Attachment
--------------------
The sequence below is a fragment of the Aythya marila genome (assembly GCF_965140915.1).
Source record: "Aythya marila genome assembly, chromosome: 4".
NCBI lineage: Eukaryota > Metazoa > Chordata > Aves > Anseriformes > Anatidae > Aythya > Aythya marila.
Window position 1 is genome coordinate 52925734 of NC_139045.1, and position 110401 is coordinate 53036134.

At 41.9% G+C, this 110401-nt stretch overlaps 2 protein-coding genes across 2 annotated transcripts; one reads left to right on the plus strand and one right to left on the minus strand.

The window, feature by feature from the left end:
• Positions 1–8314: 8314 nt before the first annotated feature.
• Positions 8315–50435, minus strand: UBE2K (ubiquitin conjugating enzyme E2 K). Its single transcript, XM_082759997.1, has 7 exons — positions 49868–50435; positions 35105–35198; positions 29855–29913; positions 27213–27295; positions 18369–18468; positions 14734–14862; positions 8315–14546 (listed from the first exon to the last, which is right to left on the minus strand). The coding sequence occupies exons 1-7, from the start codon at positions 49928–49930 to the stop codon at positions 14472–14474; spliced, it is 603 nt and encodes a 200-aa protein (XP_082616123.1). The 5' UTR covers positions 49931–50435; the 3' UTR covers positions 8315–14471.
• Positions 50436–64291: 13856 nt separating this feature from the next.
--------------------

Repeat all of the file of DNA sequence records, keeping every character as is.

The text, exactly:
The sequence below is a fragment of the Aythya marila genome (assembly GCF_965140915.1).
Source record: "Aythya marila genome assembly, chromosome: 4".
NCBI lineage: Eukaryota > Metazoa > Chordata > Aves > Anseriformes > Anatidae > Aythya > Aythya marila.
Window position 1 is genome coordinate 52925734 of NC_139045.1, and position 110401 is coordinate 53036134.

At 41.9% G+C, this 110401-nt stretch overlaps 2 protein-coding genes across 2 annotated transcripts; one reads left to right on the plus strand and one right to left on the minus strand.

The window, feature by feature from the left end:
• Positions 1–8314: 8314 nt before the first annotated feature.
• Positions 8315–50435, minus strand: UBE2K (ubiquitin conjugating enzyme E2 K). Its single transcript, XM_082759997.1, has 7 exons — positions 49868–50435; positions 35105–35198; positions 29855–29913; positions 27213–27295; positions 18369–18468; positions 14734–14862; positions 8315–14546 (listed from the first exon to the last, which is right to left on the minus strand). The coding sequence occupies exons 1-7, from the start codon at positions 49928–49930 to the stop codon at positions 14472–14474; spliced, it is 603 nt and encodes a 200-aa protein (XP_082616123.1). The 5' UTR covers positions 49931–50435; the 3' UTR covers positions 8315–14471.
• Positions 50436–64291: 13856 nt separating this feature from the next.